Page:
Professor of Materials Science and Engineering
College of Engineering
Fashioning nanoscopic wires out of the key ingredient in sunblock may seem impossible, if not downright ridiculous. For David Norton and the world of nanoscience, it is both a new frontier and just another day at the office.
Norton’s research is focused on the use of metal oxides, a group of chemical compounds that contain an oxygen atom and some other element. Some of the most popular oxides include such diverse compounds as iron oxide (rust), nitrous oxide (laughing gas) and zinc oxide (an active ingredient in sunscreen).
Norton first became fascinated with oxides as a postdoctoral fellow at Oak Ridge National Laboratory in Tennessee, where he and his colleagues created to way to synthesize flexible wires from brittle oxides, Norton said.
“That technology is now the centerpiece of the U.S. Department of Energy superconductivity program, and is being commercialized by several companies,” he said.
In the eight years since Norton came to UF, he and his lab have developed even more uses for oxide compounds.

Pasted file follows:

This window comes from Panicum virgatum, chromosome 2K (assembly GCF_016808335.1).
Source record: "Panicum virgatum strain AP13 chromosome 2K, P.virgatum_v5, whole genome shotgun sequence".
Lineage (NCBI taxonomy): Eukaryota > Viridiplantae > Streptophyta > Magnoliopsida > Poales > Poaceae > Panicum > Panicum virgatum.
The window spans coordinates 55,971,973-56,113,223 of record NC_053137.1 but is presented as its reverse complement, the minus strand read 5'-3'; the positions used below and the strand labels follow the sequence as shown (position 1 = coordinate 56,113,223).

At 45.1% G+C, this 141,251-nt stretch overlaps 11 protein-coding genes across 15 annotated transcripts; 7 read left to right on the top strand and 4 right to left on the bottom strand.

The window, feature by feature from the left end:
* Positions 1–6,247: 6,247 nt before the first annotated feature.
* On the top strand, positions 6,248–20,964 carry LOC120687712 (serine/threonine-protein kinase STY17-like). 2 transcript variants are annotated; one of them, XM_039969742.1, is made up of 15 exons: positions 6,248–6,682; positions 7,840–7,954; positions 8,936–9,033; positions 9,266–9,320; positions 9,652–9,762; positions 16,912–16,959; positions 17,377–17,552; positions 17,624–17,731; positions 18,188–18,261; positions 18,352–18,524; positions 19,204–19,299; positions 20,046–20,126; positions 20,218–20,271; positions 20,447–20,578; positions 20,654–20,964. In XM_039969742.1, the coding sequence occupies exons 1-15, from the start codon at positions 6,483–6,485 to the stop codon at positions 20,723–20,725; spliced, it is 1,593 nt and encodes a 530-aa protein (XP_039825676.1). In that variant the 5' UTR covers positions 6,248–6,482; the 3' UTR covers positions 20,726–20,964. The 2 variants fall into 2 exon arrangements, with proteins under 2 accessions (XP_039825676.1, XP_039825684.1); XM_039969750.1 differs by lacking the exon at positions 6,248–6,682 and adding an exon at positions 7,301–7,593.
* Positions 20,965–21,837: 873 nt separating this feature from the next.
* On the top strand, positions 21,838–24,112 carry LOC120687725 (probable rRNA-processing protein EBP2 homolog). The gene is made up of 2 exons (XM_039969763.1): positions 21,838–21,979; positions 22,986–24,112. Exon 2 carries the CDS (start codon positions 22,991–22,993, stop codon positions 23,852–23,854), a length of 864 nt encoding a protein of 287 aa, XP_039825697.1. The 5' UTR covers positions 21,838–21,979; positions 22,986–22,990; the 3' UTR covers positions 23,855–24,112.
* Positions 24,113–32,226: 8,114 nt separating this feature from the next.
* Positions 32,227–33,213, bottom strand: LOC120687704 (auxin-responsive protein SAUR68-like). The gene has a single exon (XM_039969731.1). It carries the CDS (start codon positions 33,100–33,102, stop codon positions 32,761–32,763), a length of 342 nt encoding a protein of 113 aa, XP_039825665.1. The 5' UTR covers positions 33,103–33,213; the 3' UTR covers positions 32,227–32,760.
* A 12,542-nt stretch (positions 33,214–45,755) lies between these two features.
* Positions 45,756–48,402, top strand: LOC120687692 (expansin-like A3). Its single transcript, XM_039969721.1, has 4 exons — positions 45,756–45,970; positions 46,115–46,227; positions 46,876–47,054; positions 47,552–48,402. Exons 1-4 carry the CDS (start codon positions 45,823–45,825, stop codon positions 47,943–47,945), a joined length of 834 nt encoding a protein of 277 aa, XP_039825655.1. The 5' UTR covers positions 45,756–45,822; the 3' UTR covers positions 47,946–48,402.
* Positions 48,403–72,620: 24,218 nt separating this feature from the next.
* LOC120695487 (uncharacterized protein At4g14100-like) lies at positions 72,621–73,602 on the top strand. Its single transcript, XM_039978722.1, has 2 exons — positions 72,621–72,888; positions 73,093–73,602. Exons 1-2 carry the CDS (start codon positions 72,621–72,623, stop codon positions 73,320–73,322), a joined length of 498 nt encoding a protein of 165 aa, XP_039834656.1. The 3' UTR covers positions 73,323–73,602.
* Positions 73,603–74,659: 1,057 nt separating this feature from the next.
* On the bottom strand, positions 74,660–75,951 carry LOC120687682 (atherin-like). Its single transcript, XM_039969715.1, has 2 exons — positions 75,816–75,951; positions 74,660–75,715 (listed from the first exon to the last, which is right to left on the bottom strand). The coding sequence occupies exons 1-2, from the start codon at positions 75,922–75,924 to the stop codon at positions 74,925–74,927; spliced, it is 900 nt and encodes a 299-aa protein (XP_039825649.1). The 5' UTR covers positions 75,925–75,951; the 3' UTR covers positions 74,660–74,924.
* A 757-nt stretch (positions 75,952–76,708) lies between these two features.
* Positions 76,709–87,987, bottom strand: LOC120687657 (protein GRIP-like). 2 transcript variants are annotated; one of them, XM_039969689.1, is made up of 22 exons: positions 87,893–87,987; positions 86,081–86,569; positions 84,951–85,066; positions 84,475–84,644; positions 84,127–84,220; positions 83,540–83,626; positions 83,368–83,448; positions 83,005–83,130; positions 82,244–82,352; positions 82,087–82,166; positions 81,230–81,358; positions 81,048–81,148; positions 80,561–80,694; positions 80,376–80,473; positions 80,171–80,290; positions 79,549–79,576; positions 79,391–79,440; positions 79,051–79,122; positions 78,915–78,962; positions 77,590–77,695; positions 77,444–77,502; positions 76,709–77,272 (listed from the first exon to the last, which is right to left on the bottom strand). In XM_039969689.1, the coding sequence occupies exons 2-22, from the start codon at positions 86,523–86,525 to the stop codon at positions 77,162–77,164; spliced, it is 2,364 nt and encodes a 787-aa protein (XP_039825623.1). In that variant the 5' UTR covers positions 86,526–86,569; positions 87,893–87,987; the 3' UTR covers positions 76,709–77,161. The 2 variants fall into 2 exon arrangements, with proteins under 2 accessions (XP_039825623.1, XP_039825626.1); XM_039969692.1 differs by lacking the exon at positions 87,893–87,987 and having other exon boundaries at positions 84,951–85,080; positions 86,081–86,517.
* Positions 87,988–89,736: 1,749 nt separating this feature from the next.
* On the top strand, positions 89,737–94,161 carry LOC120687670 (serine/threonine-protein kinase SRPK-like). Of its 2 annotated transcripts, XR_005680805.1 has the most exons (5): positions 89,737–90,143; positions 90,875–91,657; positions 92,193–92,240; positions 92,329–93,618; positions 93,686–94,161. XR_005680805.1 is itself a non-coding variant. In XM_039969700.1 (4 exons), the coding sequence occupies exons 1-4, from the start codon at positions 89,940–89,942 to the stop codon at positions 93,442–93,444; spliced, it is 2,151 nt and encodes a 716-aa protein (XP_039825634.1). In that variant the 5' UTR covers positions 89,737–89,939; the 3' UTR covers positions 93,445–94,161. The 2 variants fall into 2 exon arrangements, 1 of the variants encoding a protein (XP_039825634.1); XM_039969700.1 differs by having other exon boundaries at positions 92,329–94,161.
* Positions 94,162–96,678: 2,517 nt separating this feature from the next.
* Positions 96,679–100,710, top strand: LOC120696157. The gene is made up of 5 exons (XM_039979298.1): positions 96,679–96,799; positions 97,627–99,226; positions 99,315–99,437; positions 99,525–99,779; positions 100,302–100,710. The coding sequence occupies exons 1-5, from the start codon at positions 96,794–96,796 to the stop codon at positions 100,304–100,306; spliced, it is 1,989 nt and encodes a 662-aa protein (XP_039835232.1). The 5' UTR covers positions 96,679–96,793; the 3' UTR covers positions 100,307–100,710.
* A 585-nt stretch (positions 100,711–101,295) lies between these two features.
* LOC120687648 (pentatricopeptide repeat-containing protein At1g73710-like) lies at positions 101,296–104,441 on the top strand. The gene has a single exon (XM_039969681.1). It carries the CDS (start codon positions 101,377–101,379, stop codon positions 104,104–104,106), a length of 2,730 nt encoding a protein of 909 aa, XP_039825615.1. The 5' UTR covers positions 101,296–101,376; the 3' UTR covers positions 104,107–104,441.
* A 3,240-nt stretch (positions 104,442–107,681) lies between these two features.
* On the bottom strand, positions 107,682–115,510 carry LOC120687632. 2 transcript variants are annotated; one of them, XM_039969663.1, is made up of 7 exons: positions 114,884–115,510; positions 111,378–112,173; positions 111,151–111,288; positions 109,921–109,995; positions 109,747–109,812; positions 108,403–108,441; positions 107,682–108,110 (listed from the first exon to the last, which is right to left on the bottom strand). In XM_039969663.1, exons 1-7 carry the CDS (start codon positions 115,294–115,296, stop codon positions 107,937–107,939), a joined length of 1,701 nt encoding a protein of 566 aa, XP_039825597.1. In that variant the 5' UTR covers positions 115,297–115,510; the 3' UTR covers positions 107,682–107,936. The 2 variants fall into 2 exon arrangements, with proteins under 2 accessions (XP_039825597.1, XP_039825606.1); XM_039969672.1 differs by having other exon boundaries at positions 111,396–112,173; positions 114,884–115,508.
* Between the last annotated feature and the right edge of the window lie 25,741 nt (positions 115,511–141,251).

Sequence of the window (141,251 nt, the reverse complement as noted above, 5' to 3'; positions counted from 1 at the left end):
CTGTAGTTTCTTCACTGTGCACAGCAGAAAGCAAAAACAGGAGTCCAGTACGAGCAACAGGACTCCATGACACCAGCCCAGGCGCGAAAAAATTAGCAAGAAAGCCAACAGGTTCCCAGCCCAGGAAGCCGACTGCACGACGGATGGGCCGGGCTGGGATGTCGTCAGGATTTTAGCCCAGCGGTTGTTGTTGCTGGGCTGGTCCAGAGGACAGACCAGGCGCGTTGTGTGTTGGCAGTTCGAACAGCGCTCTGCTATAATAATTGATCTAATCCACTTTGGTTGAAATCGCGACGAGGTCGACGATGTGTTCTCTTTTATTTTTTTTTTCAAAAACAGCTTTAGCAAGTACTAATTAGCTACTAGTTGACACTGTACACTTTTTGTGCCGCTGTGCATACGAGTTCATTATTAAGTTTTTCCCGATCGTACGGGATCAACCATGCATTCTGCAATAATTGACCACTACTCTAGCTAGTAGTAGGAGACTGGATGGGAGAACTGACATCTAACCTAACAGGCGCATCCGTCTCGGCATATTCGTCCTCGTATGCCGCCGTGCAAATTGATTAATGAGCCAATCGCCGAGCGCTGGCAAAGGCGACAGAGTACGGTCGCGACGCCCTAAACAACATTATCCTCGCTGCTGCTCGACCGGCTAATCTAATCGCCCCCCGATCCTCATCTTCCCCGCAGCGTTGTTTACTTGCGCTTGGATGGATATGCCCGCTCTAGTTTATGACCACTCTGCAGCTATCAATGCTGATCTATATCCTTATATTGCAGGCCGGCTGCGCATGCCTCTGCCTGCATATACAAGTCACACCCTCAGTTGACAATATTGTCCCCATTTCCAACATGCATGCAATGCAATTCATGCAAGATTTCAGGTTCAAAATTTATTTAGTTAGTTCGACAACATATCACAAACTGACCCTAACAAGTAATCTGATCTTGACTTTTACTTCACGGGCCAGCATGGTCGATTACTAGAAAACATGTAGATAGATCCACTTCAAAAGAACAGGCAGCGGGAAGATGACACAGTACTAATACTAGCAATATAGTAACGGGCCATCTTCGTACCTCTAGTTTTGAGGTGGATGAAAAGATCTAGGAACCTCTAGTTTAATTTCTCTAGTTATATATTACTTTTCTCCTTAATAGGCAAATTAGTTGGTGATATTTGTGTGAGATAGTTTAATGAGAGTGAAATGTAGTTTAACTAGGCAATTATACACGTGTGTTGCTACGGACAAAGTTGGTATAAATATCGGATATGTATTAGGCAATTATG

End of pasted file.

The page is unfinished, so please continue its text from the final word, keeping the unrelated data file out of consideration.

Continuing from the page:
His zinc oxide nanowires can detect hazardous gases and biological molecules. He and his lab have also created optically transparent transistors and nanoscopic sensors to identify photons, hazardous chemicals and toxins. In addition to studying the properties of numerous existing oxide materials, he and his lab have also been able to create some of their own oxide materials.
Due to his passion for nanoscience, Norton has been a catalyst for the progress of UF’s Nanoscience Institute for Medical and Engineering Technologies (NIMET) and the Nanoscale Research Facility (NRF). These facilities, Norton said, “are enabling resources for future research success here on campus.”
Materials science and engineering Chair Kevin S. Jones sees a bright future for both Norton and the facilities he helped make possible.
“David will have incredible opportunities to lead interdisciplinary research between himself and collaborators from physics, chemistry and medicine. His work in oxide materials will continue to play a critical role in cutting edge research for years to come,” Jones said.